Patients provide information on standardized questionnaires termed patient-reported outcome measures (PROMs) [9], which are categorized into generic and disease/condition-specific PROMs. Generic PROMs enable comparisons across different patient groups and allow overall evaluation of care and quality of life. EQ-5D and the 36-item Short-Form (SF-36) are among the most common generic questionnaires. Condition-specific PROMs are used to assess outcomes specific to particular diseases/conditions from the perspective of patients [9,10].

The EQ-5D is a generic questionnaire used to measure HRQoL worldwide for a range of conditions and treatments [11]. It has a descriptive system (a set of questions in an HRQoL questionnaire encompassing different dimensions of health, the answers to which form a profile of an individual’s health) where respondents report their health in 5 dimensions (mobility, self-care, usual activities, pain/discomfort, anxiety/depression). Each of the 5 dimensions is measured with 1 question on the descriptive system of the EQ-5D questionnaire. EQ-5D contains a visual analog scale (EQ VAS) component for recording the respondent’s overall assessment of her/his health. There are 2 versions of the instrument for use in adults: one with 3 levels of severity (EQ-5D-3L) (1=no, 2=some/moderate, and 3=extreme problems/confined to bed/unable to), resulting in 243 (35) unique health states. The other version with 5 levels of severity (EQ-5D-5L) (1=no, 2=slight, 3=moderate, 4=severe, and 5=extreme problems/unable to), resulting in 3125 (55) unique health states. A health state is defined by combining the severity level from each of the 5 dimensions (e.g. for EQ-5D-3L health state 11223; no problem in the mobility [level 1] and self-care [level 1] dimensions, some problems with performing usual activities [level 2], moderate pain/discomfort [level 2], and extreme anxiety/depression [level 3]) [11].

An EQ-5D health state can be summarized into a single index (EQ-5D index) by applying a formula that attaches specific weights to each severity level in each dimension; this set of weights is termed a value set. The weights in a value set reflect the relative importance of the health dimensions and severity levels. The EQ-5D index enables the ranking of health states and can be used as the quality component in the adjustment of life years for calculation of quality-adjusted life years (QALYs) to be used in economic evaluation [12]. Commonly, EQ-5D indices are anchored at 1 (full health) and 0 (state as bad as being dead), with states considered worse than being dead given negative values [13].

A value set can be obtained using different health state valuation methods; for example, time trade-off (TTO), VAS, the standard gamble (SG) method, and the discrete choice experiments (DCEs) [12]. Choice-based health state valuation methods, which involve choosing between alternative scenarios, are crucial to produce health state utility used in the calculation of QALYs for use in cost-utility analyses. Such health state valuation methods are SG, TTO, and DCEs. SG is considered to have the strongest theoretical foundation on the basis of entailing the attributes of being choice based and incorporating an element of uncertainty. However, in terms of feasibility, TTO showed a better response rate [14] and is commonly employed in health state valuation. The VAS valuation method involves rating health states on the VAS scale. This leads to choice-based methods being preferred over it, as they are considered to allow choice/trade-off [15].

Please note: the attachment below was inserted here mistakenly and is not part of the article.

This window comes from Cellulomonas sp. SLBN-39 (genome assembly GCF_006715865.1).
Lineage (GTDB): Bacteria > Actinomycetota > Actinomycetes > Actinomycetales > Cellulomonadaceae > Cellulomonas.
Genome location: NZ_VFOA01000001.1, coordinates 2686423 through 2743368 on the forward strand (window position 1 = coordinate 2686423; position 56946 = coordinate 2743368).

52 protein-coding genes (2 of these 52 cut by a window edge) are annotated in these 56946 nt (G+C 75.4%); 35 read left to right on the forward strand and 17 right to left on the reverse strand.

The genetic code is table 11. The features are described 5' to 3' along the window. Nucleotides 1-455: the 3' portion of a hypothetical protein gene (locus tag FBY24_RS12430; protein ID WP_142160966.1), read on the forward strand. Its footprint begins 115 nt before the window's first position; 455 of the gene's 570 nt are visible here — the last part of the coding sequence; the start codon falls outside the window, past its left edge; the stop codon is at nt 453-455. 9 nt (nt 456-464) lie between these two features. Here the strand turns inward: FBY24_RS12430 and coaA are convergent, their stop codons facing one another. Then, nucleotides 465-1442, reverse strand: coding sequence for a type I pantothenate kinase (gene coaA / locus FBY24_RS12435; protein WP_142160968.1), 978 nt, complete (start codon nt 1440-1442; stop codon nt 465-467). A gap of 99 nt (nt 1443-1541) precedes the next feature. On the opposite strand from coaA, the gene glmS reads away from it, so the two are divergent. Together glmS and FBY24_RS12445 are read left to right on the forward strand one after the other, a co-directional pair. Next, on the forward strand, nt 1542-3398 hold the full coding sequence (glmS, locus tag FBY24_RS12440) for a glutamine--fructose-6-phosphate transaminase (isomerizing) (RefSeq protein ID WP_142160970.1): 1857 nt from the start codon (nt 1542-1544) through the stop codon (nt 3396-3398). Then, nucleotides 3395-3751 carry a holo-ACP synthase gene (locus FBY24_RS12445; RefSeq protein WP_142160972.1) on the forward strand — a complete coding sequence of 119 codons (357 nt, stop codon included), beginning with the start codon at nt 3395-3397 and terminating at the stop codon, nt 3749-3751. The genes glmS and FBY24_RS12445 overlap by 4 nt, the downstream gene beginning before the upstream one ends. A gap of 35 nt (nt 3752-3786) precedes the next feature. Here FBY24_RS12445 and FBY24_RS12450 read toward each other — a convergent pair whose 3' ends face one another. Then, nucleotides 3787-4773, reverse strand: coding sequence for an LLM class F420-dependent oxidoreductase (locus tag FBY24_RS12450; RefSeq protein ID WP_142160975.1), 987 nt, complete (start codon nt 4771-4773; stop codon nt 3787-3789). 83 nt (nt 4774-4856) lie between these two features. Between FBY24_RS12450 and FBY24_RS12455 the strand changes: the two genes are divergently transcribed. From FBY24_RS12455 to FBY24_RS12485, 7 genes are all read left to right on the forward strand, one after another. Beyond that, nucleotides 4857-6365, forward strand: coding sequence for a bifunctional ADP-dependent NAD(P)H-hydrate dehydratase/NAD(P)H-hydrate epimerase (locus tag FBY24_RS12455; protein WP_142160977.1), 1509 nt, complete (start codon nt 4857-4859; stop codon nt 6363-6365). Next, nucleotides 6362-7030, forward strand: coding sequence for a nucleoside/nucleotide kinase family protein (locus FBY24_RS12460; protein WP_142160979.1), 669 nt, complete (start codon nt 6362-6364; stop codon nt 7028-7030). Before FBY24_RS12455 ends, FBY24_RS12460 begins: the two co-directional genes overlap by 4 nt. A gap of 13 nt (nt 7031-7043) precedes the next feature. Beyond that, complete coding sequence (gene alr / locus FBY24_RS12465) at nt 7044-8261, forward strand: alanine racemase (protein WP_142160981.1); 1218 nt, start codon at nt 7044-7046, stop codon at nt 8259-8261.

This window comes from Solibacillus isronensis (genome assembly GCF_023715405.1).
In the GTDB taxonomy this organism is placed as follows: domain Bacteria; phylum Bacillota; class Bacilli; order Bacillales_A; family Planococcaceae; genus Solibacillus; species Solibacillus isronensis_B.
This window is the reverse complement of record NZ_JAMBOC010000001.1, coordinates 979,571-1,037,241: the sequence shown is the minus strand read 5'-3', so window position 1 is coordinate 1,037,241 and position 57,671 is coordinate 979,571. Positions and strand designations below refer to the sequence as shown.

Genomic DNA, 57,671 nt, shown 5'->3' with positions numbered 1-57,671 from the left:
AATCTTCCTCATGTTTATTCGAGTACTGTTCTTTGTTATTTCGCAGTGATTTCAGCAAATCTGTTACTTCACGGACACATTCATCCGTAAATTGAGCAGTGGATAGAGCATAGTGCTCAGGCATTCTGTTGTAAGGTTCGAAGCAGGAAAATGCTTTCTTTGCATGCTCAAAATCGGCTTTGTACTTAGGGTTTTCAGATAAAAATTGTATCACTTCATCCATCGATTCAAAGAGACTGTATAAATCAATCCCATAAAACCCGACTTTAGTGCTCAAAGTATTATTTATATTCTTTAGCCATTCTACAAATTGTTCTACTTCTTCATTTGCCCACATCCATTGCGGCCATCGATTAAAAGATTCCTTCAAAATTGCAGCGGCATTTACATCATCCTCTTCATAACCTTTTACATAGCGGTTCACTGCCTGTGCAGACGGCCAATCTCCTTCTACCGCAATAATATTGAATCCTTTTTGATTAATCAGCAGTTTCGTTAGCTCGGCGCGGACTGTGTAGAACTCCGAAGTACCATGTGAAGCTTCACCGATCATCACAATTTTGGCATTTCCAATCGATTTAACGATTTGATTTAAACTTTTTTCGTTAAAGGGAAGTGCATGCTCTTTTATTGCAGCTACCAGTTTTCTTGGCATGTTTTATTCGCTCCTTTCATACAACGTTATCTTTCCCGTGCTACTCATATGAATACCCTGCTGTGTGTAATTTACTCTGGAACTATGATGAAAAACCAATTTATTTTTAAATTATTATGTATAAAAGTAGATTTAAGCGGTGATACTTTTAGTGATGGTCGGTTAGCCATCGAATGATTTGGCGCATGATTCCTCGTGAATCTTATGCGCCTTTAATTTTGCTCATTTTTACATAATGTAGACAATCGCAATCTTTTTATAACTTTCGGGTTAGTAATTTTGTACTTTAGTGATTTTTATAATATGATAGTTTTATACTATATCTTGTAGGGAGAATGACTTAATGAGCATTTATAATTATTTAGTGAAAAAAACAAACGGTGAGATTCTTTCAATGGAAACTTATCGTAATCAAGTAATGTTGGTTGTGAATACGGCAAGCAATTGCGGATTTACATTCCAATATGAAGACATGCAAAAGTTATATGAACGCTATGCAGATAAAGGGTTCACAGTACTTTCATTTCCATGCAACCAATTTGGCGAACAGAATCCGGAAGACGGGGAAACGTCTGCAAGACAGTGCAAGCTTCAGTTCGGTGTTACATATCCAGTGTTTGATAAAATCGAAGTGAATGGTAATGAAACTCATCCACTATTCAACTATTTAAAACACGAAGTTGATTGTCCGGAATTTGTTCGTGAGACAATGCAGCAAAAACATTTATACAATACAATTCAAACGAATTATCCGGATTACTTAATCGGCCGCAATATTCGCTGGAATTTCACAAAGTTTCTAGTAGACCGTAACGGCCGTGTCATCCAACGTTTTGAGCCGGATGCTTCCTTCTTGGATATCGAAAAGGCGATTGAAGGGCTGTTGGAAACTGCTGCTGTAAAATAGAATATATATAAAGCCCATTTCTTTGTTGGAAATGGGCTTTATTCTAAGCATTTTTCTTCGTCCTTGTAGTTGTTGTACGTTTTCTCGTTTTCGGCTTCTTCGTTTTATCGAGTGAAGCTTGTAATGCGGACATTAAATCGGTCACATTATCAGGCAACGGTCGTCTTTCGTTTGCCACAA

Currently, more than 30 countries have developed value sets for the EQ-5D-3L, predominantly using the TTO method. Some of the value sets have employed the VAS method, where respondents are asked to value described health states on the EQ-5D VAS. The EQ-5D VAS has a similar “thermometer”-like design as the EQ VAS, but when used for valuation purposes, respondents are given instructions to value a series of hypothetical EQ-5D health states by indicating where on the 0-100 line of the VAS they lie [12,13,16]. The EQ-5D-3L and EQ-5D-5L sample questionnaires containing the descriptive system and EQ VAS are presented in Multimedia Appendices 1 and 2 (Reproduced by permission of the EuroQol Research Foundation). In the development of value sets for the EQ-5D-5L, the TTO method is currently used together with the DCE method based on the EuroQol Valuation Technology (EQ-VT) protocol [17,18] for about 30 countries.

Based on the perspective taken by respondents, valuation of health states could be performed through a hypothetical or experience-based perspective. While value sets have usually been based on members of the general population’s values of health states described to them (hypothetical values), another approach involves individuals in the general population valuing their own current health state (experience-based values) [19-21]. There are also studies where patients valued hypothetical health states [22,23]. A large majority of the value sets have employed a hypothetical perspective [16,17]. Many valuation studies which used an experience-based perspective have also been conducted, including studies in Sweden [24-29]. According to the Dental and Pharmaceutical Benefits Agency in Sweden, the agency that determines state subsidization of a pharmaceutical product, experience-based values are given priority over hypothetical values [30,31]. There is a growing discussion and interest in experience-based perspective in health state valuation, based on general populations’ and patient populations’ valuation of health states globally as shown in different literature [19-21,32-41].